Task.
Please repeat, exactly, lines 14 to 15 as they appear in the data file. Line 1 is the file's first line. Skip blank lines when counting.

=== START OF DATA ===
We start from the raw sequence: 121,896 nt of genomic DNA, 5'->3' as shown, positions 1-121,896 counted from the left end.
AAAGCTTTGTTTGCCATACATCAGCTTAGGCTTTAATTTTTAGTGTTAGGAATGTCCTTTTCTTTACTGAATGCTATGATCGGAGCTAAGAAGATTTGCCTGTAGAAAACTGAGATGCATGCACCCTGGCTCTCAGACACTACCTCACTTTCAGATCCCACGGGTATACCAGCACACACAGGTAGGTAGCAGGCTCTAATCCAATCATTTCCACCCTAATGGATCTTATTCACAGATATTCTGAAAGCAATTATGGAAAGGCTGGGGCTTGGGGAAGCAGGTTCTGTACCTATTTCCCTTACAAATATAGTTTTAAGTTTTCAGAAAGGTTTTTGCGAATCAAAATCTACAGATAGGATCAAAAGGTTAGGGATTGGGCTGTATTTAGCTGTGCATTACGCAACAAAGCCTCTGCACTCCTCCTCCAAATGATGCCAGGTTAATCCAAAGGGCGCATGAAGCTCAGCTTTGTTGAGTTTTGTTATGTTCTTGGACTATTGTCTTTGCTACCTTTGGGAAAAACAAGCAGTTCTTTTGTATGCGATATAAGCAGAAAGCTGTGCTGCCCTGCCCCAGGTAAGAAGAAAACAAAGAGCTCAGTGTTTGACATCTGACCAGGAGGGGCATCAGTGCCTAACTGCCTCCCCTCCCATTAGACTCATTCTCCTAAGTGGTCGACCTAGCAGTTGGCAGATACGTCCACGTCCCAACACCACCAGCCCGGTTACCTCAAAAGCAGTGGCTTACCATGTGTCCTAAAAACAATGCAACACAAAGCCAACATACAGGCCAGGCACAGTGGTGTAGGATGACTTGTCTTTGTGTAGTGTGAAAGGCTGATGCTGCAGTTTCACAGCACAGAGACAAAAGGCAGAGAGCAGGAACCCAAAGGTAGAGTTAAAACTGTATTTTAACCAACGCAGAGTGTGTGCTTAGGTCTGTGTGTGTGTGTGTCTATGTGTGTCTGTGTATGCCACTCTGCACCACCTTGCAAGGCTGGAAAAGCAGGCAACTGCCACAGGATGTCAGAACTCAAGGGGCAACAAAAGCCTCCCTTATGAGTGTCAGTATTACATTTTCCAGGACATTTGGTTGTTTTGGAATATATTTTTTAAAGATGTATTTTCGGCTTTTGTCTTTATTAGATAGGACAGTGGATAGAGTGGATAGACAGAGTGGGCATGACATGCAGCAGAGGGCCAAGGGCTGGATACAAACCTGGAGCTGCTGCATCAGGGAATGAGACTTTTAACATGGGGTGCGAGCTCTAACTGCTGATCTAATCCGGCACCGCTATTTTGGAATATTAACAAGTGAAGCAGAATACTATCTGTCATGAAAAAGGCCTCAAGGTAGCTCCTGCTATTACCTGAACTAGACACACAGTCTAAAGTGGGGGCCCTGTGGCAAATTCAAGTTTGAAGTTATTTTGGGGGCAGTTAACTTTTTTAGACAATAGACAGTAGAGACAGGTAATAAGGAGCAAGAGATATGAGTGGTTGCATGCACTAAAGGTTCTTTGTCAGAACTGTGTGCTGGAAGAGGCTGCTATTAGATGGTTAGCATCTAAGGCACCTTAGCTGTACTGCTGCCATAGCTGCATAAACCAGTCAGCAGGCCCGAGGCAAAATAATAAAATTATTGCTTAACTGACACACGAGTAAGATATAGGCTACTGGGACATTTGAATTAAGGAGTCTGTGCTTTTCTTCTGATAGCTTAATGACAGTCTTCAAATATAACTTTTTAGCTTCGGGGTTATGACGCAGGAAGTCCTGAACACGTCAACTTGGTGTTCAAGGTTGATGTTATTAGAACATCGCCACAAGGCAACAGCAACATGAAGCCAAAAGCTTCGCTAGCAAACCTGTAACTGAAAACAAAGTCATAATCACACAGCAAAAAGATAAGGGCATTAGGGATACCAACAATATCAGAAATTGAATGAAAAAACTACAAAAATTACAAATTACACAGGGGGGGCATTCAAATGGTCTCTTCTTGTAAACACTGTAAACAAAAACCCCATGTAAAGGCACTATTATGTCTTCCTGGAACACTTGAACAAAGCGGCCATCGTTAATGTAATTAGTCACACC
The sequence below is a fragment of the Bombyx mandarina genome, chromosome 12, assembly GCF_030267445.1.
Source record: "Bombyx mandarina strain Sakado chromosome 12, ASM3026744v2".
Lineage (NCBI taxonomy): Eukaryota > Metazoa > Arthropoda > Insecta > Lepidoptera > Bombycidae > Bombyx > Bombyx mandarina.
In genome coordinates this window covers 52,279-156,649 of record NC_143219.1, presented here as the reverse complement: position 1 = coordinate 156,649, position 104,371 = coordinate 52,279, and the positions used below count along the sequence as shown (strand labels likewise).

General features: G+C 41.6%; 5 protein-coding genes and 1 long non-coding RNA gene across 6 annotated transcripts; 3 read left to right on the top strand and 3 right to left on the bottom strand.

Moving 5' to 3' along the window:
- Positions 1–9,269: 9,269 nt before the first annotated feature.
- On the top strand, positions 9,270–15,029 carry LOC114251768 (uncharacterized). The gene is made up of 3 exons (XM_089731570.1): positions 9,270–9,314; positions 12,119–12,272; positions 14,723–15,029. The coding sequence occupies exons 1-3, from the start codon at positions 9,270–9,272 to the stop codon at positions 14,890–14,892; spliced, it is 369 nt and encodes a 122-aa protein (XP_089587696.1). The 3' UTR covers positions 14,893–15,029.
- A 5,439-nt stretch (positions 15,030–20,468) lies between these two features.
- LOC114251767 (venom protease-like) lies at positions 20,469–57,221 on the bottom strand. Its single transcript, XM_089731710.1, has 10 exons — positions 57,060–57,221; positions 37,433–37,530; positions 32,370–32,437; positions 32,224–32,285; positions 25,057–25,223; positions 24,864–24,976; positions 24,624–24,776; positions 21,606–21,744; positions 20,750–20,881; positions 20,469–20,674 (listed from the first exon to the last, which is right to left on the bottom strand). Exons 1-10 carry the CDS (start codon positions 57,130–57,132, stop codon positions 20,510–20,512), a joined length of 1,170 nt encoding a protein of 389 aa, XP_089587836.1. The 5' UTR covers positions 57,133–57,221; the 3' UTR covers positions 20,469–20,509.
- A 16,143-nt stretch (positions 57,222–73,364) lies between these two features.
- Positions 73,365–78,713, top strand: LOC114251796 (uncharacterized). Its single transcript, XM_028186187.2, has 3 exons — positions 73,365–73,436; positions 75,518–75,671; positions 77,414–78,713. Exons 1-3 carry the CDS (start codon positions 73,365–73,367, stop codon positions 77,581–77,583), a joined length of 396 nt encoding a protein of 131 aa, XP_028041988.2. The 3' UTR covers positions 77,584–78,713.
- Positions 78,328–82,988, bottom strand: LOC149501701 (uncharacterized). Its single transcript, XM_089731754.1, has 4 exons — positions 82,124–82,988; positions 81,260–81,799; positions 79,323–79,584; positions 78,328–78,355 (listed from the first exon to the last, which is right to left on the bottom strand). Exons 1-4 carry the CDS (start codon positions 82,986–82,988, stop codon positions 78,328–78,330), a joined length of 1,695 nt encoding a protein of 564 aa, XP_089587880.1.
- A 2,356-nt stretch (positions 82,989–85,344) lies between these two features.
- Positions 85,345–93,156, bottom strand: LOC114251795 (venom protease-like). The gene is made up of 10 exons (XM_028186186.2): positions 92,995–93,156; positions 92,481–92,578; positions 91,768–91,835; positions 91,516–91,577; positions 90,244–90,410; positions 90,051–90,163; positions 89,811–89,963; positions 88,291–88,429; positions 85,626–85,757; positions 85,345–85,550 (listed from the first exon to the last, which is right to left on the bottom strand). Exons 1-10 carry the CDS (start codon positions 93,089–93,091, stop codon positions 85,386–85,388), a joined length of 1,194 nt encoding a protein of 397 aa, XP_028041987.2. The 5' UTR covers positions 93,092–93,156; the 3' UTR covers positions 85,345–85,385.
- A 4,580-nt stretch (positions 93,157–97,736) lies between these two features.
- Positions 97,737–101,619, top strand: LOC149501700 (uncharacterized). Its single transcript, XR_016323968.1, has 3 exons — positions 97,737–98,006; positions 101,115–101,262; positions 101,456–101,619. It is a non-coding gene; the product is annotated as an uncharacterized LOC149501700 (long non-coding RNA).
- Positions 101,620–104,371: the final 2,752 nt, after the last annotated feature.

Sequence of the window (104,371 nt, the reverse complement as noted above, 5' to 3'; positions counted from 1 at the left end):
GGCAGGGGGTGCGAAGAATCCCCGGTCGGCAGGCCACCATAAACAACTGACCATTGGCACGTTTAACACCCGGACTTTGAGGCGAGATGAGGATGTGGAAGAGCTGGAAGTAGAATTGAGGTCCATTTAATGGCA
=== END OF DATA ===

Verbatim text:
- Positions 73,365–78,713, top strand: LOC114251796 (uncharacterized). Its single transcript, XM_028186187.2, has 3 exons — positions 73,365–73,436; positions 75,518–75,671; positions 77,414–78,713. Exons 1-3 carry the CDS (start codon positions 73,365–73,367, stop codon positions 77,581–77,583), a joined length of 396 nt encoding a protein of 131 aa, XP_028041988.2. The 3' UTR covers positions 77,584–78,713.
- Positions 78,328–82,988, bottom strand: LOC149501701 (uncharacterized). Its single transcript, XM_089731754.1, has 4 exons — positions 82,124–82,988; positions 81,260–81,799; positions 79,323–79,584; positions 78,328–78,355 (listed from the first exon to the last, which is right to left on the bottom strand). Exons 1-4 carry the CDS (start codon positions 82,986–82,988, stop codon positions 78,328–78,330), a joined length of 1,695 nt encoding a protein of 564 aa, XP_089587880.1.